Wednesday, April 27, 2016

Kirsten Dierking Author Interview + Giveaways

Kirsten Dierking Author Interview + Giveaways

Kirsten is the Minnesota April Author in the Spotlight here on Booksnob this month and I had a chance to ask her some questions about poetry, her writing life and her creative ideas. Read on to learn more about Kirsten Dierking and her beautiful books of poetry.

Hi Kirsten

1. Tell us a little bit about yourself.

I went to Hamline University for my graduate degree in creative writing, but I've been writing poetry since I was a child.  Growing up I lived in Minnesota, Toronto, and Boulder, Colorado. I currently live just outside St. Paul, and I've been married for 27 years.  I run (slowly!) and finished my first half-marathon last fall (slowly!).  I have three dogs (small, medium and large).  The large dog is a Labrador mix, and she just turned sixteen and a half!

2. Why did you become an author of Poetry?

My mom read poetry to me when I was little instead of bedtime stories, so I always had poetry in my life, and I always had that rhythmic language in my life.  As a kid, I wrote poetry in school whenever I could, and sometimes I just wrote it for fun.  When I got older I did write fiction, and in fact, I went to grad school thinking I would write fiction, but once I got there, my voice kept going back to my first love, poetry.  Poetry suits the way I think in my own head the best.


3. How are poetry books compiled?

I usually write a lot of poems, on whatever diverse topics come to me, and when I have a good pile of them, I start to look at them for commonalities, to see how they might fit together as a collection.  I look for common themes, recurring imagery, things like that.


4. What is the back story behind Tether?

Tether was put together the same way.  I think of each of my books as a reflection of where my thoughts were at that time in my life.  When I wrote Tether (and I wrote it over a period of about 5
years), I was interested in the way time passes - sometimes it moves so fast, at other times you have these pockets of stillness where time seems to slow, even stop.  I wanted to capture both those things.

5. Where do you get your inspiration?

A lot of Tether was inspired by water - there are lake and river and ocean poems in this book, a lot of water imagery.  A lot of blue!  I am inspired by water, and by nature - places that allow my mind to relax so I can think.

6. Do you read?  What books or author/poets inspire you?

I am a big reader, I don't think I've ever been without a book since I learned to read - I read everything from poetry to mysteries to young adult fiction to classic literature.  See my earlier guest post for poets who I love and who inspire me.  As for fiction - I love Wuthering Heights, I also really liked the Red Rising series.  Kate Atkinson's A God in Ruins was the book that left the biggest impression on me last year - I was kind of shattered by the ending of that book.  I really like Hilary Mantel's historical novels, particularly Wolf Hall.  But I also enjoyed World War Z, a zombie apocalypse book.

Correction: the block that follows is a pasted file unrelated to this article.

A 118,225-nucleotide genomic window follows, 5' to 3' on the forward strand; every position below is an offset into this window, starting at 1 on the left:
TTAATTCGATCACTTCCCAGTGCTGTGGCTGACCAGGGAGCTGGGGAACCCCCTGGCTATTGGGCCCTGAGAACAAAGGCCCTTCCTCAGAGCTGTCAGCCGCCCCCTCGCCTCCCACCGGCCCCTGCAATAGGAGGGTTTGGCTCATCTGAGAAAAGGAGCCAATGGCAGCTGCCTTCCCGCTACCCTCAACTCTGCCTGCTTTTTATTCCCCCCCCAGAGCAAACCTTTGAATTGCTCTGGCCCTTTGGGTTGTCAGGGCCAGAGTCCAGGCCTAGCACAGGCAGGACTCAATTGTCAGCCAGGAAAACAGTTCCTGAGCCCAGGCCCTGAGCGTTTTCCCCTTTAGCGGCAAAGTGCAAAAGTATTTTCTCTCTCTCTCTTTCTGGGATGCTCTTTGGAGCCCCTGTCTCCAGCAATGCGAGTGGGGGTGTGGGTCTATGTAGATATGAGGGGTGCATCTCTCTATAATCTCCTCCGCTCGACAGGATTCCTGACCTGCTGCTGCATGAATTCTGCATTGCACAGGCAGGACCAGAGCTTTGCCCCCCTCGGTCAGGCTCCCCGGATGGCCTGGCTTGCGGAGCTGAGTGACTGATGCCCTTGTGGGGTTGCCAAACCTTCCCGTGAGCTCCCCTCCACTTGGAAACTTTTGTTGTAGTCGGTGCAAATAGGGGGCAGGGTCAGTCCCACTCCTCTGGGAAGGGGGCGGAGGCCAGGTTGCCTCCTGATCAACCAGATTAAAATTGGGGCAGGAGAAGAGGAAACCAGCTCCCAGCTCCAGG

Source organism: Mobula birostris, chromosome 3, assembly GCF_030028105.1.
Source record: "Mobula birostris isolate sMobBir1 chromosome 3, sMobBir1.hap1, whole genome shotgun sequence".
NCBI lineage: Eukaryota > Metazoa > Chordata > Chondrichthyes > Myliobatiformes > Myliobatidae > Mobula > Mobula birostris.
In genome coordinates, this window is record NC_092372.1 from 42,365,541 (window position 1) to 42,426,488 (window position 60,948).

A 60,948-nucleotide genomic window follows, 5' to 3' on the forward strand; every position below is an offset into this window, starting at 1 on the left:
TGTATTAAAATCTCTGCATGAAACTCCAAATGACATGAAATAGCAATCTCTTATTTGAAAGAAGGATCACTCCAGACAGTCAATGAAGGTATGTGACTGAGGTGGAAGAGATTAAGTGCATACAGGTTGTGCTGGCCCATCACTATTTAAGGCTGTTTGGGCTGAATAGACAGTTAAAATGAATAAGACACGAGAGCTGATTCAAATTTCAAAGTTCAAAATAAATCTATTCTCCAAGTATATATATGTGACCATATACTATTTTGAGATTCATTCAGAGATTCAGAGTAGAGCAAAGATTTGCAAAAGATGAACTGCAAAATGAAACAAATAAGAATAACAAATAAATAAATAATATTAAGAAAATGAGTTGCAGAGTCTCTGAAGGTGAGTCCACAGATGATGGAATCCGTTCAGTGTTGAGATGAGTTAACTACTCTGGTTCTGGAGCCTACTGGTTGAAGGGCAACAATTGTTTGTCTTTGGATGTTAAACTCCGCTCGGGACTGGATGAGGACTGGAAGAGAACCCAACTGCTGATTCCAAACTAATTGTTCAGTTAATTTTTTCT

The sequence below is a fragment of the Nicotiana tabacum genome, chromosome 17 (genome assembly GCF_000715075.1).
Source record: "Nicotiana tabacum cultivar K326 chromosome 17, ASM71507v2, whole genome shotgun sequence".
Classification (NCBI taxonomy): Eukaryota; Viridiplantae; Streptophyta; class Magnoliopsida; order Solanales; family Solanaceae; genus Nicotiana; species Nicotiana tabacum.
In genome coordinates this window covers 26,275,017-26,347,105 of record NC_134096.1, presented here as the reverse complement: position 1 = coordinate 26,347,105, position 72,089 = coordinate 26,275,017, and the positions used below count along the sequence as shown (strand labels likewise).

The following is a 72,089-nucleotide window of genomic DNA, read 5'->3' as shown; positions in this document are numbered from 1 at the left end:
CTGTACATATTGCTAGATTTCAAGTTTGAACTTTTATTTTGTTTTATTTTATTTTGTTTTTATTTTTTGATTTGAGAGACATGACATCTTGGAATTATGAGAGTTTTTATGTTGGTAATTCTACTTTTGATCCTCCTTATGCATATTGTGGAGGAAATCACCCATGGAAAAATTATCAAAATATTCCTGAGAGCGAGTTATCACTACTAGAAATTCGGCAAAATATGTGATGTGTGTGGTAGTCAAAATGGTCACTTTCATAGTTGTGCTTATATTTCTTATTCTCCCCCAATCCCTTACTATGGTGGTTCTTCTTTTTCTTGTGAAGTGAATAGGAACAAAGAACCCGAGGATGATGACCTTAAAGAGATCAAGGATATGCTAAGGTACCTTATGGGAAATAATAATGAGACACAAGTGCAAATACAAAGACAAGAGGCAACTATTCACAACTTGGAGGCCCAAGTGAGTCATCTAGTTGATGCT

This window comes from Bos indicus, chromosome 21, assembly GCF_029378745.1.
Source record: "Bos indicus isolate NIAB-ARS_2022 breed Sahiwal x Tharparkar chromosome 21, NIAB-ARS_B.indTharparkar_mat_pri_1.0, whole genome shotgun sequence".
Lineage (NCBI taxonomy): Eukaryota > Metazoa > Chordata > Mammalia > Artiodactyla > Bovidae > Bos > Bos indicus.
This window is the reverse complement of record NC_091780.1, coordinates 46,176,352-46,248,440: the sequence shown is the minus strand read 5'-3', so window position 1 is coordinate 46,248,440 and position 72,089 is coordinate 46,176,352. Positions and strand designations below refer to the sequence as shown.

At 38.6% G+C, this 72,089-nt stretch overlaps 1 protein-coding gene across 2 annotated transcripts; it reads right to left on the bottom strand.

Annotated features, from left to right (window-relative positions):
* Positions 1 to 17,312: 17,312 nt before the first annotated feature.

7. I am intrigued by the other books you have written.  Tell us a little bit about your other books.

One Red Eye was about my experience as a rape victim when I was in college.  It was a very violent attack, I almost died, and I suffered from PTSD afterwards.  I had to write that book first, as it was, unfortunately, the dominant event in my life at that point.  I needed to get that story out of my head and onto paper, so I could move on to other things.  My second book, Northern Oracle, is more what I wanted to write, it's much more of an immersion in nature.

8. How do you carve time out of your busy day to write?  Are you a full time writer or do you have a day job? What is one of your daily writing rituals or habits?

I do have a full-time job teaching at a community college.  I used to teach part-time and write more, now that I teach full-time I do find it difficult to find time to write.  A lot of my creative energy goes into creating lesson plans and class activities.  These days I do most of my writing in the summer when I have a break.  Sometimes I just have to make myself sit down and write. Sometimes I need prompts or exercises to get me going.  Sometimes I have ideas that I've jotted down, and I’ll take those out and work on those. I get a lot of ideas when I'm out running through the woods, or around the lake - I try to remember them as I run home, and I'll write them down to work on them later.  Sometimes it takes me so long to get home, I forget the idea!

9. Usually poetry is autobiographical and personal. Is it hard to share your personal memories and experiences with the world? Why do you do it?

It was a little hard when my first book came out since it was about rape, I wasn't sure how people would react, but everyone I knew was so supportive.  I'm an introvert, and I feel like if I really want to communicate with the world, writing is a good way for me to do that.  And even though I might prefer to do it through writing, I do want to communicate, I like the idea of sharing thoughts and ideas with others, and particularly with readers, maybe because reading is one of the great pleasures in my life.